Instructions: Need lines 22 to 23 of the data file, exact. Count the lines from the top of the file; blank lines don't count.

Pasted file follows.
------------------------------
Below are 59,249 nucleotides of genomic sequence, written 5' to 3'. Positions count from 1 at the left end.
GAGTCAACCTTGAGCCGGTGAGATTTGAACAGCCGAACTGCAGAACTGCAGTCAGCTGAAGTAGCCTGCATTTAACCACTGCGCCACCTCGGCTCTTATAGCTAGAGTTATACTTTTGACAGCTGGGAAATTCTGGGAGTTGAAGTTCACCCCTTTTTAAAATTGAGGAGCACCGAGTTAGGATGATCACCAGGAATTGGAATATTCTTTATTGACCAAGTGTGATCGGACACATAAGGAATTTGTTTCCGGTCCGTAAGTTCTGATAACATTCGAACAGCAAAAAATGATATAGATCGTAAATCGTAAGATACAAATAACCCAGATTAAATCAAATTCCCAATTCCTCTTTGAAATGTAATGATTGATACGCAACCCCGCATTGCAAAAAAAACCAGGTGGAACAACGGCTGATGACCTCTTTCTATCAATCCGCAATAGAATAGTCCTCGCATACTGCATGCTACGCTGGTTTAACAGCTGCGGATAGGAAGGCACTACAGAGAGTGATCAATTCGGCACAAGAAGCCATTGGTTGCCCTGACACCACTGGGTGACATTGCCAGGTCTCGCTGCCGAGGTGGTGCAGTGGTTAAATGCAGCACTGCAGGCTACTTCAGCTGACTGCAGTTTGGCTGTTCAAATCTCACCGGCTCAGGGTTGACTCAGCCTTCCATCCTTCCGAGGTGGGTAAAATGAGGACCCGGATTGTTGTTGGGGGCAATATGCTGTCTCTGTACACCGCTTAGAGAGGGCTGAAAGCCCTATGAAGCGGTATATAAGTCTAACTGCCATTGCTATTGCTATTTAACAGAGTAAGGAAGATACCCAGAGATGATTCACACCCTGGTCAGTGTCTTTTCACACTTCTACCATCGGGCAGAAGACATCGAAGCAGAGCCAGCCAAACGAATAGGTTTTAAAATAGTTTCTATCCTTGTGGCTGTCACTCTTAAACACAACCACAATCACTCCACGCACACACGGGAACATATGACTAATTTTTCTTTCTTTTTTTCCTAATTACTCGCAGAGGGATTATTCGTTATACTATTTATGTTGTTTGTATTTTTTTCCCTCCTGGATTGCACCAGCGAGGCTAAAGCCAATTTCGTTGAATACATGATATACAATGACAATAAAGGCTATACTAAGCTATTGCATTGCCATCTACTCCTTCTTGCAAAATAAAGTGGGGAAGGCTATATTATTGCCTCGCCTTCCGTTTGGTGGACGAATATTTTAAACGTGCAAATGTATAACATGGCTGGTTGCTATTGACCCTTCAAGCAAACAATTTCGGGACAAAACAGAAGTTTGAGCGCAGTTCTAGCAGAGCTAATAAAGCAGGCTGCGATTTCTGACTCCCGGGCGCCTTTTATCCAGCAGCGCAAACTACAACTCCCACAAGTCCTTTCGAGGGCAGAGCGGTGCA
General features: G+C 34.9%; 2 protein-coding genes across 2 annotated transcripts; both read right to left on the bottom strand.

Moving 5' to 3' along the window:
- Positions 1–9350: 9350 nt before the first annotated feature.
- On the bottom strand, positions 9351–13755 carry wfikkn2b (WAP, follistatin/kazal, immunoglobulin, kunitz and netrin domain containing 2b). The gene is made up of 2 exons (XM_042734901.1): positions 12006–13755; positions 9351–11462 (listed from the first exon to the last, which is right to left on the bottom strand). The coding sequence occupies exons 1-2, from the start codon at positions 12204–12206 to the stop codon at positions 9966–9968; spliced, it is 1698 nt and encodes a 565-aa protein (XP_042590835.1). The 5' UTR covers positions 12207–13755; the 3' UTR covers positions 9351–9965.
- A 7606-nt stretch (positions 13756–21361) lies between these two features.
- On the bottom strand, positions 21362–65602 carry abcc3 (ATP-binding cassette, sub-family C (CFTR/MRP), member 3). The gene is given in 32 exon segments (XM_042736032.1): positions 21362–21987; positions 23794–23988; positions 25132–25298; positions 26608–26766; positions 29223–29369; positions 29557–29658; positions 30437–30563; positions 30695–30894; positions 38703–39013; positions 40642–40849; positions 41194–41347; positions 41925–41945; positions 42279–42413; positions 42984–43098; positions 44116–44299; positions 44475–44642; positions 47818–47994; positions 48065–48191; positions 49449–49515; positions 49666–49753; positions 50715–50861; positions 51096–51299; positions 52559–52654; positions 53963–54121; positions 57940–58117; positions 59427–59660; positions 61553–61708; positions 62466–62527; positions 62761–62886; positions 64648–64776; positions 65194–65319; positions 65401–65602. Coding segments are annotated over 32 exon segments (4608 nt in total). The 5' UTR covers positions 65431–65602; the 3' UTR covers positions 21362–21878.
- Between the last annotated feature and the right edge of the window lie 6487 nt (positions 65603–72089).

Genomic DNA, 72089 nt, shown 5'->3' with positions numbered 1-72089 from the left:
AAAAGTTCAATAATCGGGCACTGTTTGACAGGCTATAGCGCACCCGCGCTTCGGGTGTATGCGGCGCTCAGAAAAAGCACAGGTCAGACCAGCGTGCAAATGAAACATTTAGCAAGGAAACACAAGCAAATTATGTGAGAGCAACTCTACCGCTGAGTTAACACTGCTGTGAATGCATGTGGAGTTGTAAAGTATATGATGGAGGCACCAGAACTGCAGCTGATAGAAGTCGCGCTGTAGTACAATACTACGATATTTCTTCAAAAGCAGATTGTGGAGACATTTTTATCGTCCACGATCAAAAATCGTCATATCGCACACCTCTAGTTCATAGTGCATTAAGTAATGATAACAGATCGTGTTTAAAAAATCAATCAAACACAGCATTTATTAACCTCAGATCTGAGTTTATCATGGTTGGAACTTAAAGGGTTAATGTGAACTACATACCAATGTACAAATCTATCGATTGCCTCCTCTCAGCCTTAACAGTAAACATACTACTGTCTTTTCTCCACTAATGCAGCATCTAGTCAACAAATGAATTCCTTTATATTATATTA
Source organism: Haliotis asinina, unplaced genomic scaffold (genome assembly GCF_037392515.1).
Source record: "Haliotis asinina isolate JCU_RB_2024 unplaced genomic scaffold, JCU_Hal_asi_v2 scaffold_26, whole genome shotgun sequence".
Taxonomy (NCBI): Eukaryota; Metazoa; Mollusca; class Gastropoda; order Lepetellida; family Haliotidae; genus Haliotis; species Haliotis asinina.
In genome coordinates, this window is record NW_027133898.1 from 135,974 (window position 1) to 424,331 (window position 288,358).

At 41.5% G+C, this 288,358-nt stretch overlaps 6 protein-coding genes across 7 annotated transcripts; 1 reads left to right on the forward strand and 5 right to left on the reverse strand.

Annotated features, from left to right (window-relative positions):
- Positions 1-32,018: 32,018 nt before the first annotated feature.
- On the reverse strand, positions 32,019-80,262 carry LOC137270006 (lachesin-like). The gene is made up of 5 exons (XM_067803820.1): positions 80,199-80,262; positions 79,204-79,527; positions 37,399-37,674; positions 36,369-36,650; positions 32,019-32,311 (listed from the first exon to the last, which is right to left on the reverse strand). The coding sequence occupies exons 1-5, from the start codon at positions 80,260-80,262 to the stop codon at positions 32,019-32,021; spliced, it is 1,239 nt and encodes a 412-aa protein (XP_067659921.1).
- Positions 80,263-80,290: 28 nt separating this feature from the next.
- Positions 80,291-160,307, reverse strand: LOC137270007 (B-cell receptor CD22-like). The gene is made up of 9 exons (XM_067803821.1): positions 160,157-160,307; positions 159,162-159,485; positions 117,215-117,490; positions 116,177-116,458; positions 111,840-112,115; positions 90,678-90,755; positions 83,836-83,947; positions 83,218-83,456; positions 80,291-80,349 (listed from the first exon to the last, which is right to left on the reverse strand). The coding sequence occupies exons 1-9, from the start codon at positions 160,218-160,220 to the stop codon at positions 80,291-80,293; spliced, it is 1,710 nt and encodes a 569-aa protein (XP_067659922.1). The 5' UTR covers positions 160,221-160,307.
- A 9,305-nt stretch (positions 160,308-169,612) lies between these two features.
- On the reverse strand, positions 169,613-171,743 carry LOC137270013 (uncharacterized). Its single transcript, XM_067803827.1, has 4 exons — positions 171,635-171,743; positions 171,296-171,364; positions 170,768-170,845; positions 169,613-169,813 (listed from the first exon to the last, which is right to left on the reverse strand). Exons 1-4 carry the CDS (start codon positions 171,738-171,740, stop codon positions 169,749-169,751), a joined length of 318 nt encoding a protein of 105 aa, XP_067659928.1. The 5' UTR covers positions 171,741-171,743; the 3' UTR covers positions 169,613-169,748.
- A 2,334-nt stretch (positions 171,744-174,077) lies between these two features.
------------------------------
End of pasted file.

- A 9,305-nt stretch (positions 160,308-169,612) lies between these two features.
- On the reverse strand, positions 169,613-171,743 carry LOC137270013 (uncharacterized). Its single transcript, XM_067803827.1, has 4 exons — positions 171,635-171,743; positions 171,296-171,364; positions 170,768-170,845; positions 169,613-169,813 (listed from the first exon to the last, which is right to left on the reverse strand). Exons 1-4 carry the CDS (start codon positions 171,738-171,740, stop codon positions 169,749-169,751), a joined length of 318 nt encoding a protein of 105 aa, XP_067659928.1. The 5' UTR covers positions 171,741-171,743; the 3' UTR covers positions 169,613-169,748.